If you haven’t heard of Fall Guys by now, then you’ve been living under a rock for the past week. With millions of people grabbing the game free on PlayStation Plus and it shooting up the Twitch viewership table, this family friendly battle royale contender has been getting a lot of attention since launch. So, is it worth all the server troubles, or is Takeshi’s spirit waiting for you in another castle?
The Fall Guys themselves look like less terrifying little Mr Blobbys. Rotund and jellybean-shaped, there’s a squidginess to their appearance that makes all their arm waving runs and clumsy stumbling through the levels look adorable. Add to that the ability to slap a patterned skin on them, change the two-tone colours of their design and then dress them up in all manner of costumes, and you have the recipe for the kinds of quirky unlockable cosmetics that every battle royale seems to need.
Don’t worry though. While Fall Guys is a battle royale, weeding out the weak/unlucky round by round until one player is crowned the champion, this is not a blood sport. The endless comparisons to Takeshi’s Castle and Total Wipeout have already been made, and they stick. The presentation feels like a slapstick TV show with each round finishing by punting the losers off the screen.
You really only need to know a few basic controls in order to play: movement, jumping and diving, and grabbing. On an even more fundamental level, you just need to be able to run and jump for the vast majority of the game modes.
Each Episode (as Fall Guys calls its matches) starts off with sixty players, whittling them down across five rounds to find the winner. There’s a fairly wide set of modes to do so, from obstacle course races that throw boulders at you and make you try to avoid spinning hammers, to puzzle rounds that test your memory or task you with finding the safe route across a bunch of wobbly platforms – easier said than done when there’s 20 other players all jostling for a qualifying place! Those that survive or cross the finish line in time move on to the next round.
Then there are the team games, splitting everyone up into two or three groups and giving some players the lurgy to spread to the other team, eggs to frantically hoard in your corner of the map, or a game of giant football. They act as a kind of leveller in Fall Guys, throwing in an element of randomness and taking away the benefit that individual memorising of the game modes and skill can provide. Of course, that can also make them feel unfair and frustrating if you’re on the losing team, but a new game after a loss is always only moments away.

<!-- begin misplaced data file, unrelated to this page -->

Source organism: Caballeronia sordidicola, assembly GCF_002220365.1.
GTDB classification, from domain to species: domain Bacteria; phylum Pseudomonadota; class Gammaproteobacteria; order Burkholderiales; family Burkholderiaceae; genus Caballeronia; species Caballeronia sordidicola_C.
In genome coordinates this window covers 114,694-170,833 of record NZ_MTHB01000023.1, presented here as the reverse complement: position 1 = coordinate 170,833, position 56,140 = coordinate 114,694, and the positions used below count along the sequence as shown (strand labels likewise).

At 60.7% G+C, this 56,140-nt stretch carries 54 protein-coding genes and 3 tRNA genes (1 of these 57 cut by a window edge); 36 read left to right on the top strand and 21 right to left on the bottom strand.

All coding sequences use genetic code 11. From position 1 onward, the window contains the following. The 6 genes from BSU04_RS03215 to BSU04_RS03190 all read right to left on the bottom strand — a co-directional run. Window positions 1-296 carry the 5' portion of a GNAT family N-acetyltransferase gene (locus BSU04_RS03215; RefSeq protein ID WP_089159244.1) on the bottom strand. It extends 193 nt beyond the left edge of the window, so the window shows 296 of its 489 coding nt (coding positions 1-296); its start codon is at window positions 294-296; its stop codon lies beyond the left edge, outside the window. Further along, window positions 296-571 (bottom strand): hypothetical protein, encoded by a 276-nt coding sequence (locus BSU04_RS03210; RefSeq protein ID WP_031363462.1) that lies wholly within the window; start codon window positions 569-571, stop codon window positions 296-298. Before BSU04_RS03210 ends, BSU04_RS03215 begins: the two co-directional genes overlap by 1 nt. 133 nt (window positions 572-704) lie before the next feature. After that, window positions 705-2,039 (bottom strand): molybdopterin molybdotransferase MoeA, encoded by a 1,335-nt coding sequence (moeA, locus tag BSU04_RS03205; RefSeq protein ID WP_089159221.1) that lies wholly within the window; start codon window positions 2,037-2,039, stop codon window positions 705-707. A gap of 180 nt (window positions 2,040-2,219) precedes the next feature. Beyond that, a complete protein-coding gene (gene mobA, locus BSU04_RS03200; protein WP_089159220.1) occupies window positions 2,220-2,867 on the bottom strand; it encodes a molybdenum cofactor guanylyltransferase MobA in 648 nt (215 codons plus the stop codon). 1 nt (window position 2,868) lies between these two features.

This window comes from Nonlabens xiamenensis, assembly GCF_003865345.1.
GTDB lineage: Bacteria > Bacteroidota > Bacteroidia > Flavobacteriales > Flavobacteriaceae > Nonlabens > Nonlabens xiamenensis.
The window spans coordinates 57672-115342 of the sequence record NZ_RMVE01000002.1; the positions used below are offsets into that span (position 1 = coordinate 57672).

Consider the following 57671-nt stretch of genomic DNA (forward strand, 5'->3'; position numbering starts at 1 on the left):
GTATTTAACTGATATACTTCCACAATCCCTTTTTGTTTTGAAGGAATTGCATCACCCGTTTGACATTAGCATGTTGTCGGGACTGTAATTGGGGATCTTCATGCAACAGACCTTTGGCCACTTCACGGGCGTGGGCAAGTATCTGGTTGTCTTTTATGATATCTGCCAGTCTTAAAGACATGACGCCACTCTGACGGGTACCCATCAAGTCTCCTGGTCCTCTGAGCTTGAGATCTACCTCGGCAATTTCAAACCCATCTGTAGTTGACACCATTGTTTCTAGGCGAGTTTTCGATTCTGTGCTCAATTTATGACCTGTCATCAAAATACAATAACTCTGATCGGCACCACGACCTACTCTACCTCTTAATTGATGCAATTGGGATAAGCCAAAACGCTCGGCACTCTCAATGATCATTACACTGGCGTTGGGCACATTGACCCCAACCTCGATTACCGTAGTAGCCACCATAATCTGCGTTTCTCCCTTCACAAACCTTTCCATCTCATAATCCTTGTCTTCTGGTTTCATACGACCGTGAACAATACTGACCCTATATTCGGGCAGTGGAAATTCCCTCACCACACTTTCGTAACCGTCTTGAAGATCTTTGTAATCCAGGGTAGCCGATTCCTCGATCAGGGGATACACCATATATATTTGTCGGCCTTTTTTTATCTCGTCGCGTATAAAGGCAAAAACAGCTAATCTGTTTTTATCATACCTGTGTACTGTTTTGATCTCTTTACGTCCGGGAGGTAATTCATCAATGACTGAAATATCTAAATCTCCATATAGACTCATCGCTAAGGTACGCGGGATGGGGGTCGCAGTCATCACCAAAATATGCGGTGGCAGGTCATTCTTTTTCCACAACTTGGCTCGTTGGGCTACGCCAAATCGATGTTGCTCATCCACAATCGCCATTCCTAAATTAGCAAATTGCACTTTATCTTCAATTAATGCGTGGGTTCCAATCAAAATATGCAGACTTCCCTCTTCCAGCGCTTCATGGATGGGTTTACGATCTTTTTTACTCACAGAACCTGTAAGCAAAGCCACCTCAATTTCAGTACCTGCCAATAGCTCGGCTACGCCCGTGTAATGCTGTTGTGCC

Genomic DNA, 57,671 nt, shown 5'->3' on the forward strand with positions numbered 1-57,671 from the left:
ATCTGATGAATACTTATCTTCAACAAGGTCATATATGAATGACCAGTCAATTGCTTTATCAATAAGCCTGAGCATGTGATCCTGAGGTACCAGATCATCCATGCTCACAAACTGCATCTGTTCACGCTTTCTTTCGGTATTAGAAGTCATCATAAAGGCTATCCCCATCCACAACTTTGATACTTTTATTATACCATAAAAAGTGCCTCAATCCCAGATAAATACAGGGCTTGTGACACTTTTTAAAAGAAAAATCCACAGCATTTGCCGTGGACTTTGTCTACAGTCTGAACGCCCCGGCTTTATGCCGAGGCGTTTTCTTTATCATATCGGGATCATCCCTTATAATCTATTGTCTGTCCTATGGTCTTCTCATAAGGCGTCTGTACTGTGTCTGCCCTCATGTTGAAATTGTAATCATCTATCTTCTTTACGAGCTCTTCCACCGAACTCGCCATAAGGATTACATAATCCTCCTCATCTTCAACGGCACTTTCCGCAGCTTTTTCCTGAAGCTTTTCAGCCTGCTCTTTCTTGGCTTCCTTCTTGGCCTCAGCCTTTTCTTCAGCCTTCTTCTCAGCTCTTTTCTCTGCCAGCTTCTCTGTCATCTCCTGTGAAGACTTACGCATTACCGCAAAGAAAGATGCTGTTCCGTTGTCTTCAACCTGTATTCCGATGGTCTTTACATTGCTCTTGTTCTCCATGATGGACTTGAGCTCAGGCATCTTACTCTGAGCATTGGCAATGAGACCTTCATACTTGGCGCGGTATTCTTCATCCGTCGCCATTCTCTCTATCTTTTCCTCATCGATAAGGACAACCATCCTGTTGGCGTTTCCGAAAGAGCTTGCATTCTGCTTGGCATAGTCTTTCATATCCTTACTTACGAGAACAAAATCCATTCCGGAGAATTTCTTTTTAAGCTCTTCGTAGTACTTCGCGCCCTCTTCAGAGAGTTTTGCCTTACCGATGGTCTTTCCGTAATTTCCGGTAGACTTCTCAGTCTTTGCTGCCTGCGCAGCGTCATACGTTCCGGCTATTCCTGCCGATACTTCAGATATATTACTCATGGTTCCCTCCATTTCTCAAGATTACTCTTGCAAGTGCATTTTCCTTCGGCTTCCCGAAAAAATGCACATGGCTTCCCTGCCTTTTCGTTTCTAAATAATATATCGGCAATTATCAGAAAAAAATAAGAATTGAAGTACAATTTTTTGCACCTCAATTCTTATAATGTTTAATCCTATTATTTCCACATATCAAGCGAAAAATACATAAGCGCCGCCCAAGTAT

It doesn’t take long for a bit of repetition to kick in. The randomisation of how rounds are picked in Fall Guys does mean that there’s still new modes to see after a few hours, but you’ll have seen the see-saws several times, got to know the obstacles courses and more. Some of the original spiciness disappears at that point. Once you’e learnt the trick for how to quite painlessly get across the see-saws, for example, you can regularly get through in the top 10 (so long as you aren’t bumped off in the early rush!).
Cross the finish line and you’ll be waiting and watching other players as they bungle their way through, and if you’re playing with friends you’ll be cheering them on, but on your lonesome you’ll likely be reaching for your phone to scroll through social media in silence until the next round has loaded. The absence of local split-screen multiplayer feels notable as well, with the game’s atmosphere feeling perfect for some couch play.
Thankfully, there’s some bonus replay incentive beyond simply hunting that coveted number one spot. Fall Guys touts a battle pass like system with players unlocking new cosmetics, emotes, and other items as they earn Fame (XP) from matches and level up. Currently there are some sixty-odd days left in season one with the promise of more to follow complete with new levels, features, and ways to dress up your Fall Guy. You never know, we might even see a Geralt skin from The Witcher III or V from Cyberpunk 2077.
Unfortunately, Mediatonic have struggled with the popularity that Fall Guys has (rightly) seen over its first few days. Their servers have struggled to keep up with demand, which isn’t terribly surprising when the game has been dropped into the laps of millions of PlayStation 4 players as part of PlayStation Plus. When it works though, we’ve found it to be pretty solid and robust.
There’s a little bit of lag at times, most noticeable in the football team game and a degree of imprecision when grabbing another player in other modes, but the bounciness of the game’s visuals and physics help diminish that factor. Unless, that is, you’re on the receiving end of a last gasp defeat, as someone grabs your tail to knock you out with seconds to go, or you think you’ve managed to leap and grab the game winning crown, only to smack your head and watch someone else take the win.